Wednesday, 23 March 2016
27 March 1880 - 'The Blackbird' by Harrison Weir
No English bird is better known and appreciated than the blackbird - ousel, or merle, as it is sometimes called. It is naturally of a very shy and timid nature, hiding amongst the thick foliage of evergreens, high grass, and weeds, or in the hedgerows, and then watching an opportunity to dart away into the nearest copse, making known its presence by its shrill alarm-note. Its food consists chiefly of wild fruit, berries, worms and insects. In an orchard it is a sad rogue, clearing off the fruit from cherry-trees, or current and gooseberry bushes, in a very short space of time. Nor is this the worst, from it has a bad habit of tasting pears and apples to a large extent, without confining itself to any particular fruit, thereby spoiling a quantity, for you cannot preserve fruit after a hole, however small, has been picked in it.
In dry weather their depredation in fruit gardens is very serious. I have known nearly two dozen blackbirds in and about one tree in early morning. They are particularly fond of the berries of the mountain-ash, and those of the white thorn, also the holly in snowy weather. It is quite a mistake to suppose blackbirds eat slugs, and I have never known them when wild to eat snails. Taken altogether they are not so desirable in a garden as many imagine, and were it not for their delightfully melodious song I fear strong measures would be taken to get rid of them. But I prefer scaring them from any particular trees by scarlet worsted being laced about the branches, and a few pieces of tin, with feathers being hung here and there. Strawberries can be netted; also currants, raspberries, and gooseberries - but the net should be raised three feet above the plants, as the birds would rest upon it, and the net sinking with their weight, they would quickly put their heads through and enjoy the ripest of the fruit.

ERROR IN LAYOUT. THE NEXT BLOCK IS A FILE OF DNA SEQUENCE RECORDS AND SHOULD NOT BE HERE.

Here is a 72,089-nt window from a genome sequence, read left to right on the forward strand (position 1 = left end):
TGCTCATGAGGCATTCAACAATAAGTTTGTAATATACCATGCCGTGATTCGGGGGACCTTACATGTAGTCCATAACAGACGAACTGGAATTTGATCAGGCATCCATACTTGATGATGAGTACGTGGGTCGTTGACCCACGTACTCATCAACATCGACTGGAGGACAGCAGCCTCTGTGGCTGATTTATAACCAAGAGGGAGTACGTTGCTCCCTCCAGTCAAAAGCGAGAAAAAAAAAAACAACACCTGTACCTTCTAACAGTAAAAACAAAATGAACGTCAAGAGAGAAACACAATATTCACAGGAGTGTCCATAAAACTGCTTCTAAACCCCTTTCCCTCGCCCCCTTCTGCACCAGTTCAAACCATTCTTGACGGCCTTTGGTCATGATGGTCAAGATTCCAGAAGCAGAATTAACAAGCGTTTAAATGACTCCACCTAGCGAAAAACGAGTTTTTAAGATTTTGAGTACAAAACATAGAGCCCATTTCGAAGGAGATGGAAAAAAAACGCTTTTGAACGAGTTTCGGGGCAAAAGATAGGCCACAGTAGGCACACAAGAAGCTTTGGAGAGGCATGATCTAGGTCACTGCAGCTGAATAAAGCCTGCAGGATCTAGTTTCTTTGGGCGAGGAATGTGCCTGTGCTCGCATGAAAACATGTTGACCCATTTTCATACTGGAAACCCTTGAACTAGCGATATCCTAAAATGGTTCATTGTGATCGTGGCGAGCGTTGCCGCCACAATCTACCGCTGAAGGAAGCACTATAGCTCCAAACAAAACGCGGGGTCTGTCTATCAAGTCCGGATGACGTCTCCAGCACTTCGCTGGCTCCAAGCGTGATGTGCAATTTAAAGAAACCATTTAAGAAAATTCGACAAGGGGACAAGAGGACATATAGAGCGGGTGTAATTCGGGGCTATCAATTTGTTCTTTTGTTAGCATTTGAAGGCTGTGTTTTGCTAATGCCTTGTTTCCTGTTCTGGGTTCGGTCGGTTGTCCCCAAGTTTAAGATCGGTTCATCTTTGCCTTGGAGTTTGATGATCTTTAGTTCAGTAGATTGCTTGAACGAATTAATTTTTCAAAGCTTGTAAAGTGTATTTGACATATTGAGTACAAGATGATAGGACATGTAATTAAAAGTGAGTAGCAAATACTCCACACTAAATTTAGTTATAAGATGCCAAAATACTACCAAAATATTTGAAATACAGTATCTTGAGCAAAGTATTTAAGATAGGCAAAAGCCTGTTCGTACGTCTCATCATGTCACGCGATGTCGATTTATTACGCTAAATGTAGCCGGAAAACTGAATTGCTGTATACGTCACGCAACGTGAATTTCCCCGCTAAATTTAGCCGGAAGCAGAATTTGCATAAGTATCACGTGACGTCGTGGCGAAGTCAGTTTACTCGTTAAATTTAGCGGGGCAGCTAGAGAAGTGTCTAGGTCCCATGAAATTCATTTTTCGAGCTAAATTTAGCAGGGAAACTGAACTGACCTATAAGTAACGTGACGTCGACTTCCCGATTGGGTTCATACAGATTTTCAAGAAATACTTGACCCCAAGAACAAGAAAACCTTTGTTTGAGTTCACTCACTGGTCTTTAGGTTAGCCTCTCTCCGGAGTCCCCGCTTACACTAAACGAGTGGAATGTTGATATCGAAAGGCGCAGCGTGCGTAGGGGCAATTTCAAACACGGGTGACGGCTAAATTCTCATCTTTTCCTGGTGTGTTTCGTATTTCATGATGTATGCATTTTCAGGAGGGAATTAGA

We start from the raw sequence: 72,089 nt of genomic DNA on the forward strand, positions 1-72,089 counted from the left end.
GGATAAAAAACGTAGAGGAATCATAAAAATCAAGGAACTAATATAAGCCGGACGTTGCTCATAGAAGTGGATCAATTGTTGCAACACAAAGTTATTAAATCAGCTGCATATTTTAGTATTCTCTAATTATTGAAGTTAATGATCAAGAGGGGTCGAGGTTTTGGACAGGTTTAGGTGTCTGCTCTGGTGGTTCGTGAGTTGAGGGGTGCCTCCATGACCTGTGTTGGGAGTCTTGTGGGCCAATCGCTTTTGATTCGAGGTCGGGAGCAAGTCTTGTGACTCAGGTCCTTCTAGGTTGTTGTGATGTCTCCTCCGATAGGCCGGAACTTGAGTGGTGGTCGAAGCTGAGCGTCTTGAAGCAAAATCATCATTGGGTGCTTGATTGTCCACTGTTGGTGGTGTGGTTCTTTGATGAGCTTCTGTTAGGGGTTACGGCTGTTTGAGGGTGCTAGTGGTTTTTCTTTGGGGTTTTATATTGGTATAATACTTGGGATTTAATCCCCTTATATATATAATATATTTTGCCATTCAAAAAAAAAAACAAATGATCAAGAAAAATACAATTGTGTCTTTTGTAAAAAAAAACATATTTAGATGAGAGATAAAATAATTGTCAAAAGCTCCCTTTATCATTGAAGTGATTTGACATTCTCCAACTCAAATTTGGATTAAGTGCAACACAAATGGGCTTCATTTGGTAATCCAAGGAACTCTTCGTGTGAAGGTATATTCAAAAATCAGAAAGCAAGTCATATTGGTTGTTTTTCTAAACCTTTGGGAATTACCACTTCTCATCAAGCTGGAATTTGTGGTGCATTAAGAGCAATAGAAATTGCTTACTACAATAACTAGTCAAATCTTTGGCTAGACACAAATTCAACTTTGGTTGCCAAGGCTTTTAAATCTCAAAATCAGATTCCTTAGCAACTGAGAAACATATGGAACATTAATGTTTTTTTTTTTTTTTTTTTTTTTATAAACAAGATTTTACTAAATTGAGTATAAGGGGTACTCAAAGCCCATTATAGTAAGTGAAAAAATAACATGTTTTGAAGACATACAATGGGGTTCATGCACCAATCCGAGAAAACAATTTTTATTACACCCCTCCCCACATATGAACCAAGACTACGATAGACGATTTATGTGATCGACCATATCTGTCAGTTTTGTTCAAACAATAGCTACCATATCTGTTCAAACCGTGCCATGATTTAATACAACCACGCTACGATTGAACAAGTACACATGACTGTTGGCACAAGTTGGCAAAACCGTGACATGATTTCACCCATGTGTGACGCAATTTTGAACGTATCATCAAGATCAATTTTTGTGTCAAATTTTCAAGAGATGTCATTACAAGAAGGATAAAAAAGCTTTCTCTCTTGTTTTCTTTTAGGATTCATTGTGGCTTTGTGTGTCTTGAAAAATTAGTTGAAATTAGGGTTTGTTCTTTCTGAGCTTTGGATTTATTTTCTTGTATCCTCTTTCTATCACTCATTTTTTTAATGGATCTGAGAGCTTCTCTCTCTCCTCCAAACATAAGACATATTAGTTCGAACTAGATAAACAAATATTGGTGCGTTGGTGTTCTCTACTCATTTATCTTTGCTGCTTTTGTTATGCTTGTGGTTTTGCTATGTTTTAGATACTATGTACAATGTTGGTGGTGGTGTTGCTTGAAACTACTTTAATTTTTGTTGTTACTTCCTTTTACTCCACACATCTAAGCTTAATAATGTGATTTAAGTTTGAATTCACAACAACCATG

For keeping in a cage they are best brought up from the nest, and should be taken just as the feathers are showing beyond the quill part. The young may be reared with food made of oatmeal, with a little chopped beef and some sugar, but not much. As they grow older, stale buns mixed with bread-crumbs and beef cut up finely will serve to keep them in health. Now and then a piece of apple, pear, or cherry, or a few mountain ash berries for a change, will prove beneficial.
The cage should be large, and kept scrupulously clean, and a pan of soft water should be put in it every day, in which the bird might bathe, while water for drinking should be pure and fresh, not allowed to stand day after day.
It is most needful that the bottom of the cage be strewed with nice gravel, as swallowing grit and stones assists the digestion. In my opinion the best cage is the wicker one; it can be easily washed, and all insects that would otherwise be of much annoyance to the occupant thereby destroyed.
The blackbird may easily be caught by baiting a brick or other trap with fruit, such as cherries, plums or a ripe apple; but it is not well to catch them in summer, as they are then breeding, and their young would be left to starve in the nest. In the winter bait the trap with berries, bread and meat. Blackbirds when well taken care of will live in cages many years. I have heard of one fifteen years old.
Speckled, white and black birds - and white birds are not uncommon - and some beautifully-marked have been exhibited at the various shows. The notes of the blackbird is soft and melodious, being very rich and sweet at times. In its wild state it does not sing for long together, as it generally commences about the end of February and finishes at the beginning of June. As a rule birds only sing while they are nesting. In a cage the blackbird sings six or seven months in the year, or even more, but much depends on the food given to it.
Before closing this article, let me strongly impress on all those who keep birds in cages to look to their comfort and welfare themselves, every day. There is an old saying, "If you wish for a thing well done, do it yourself."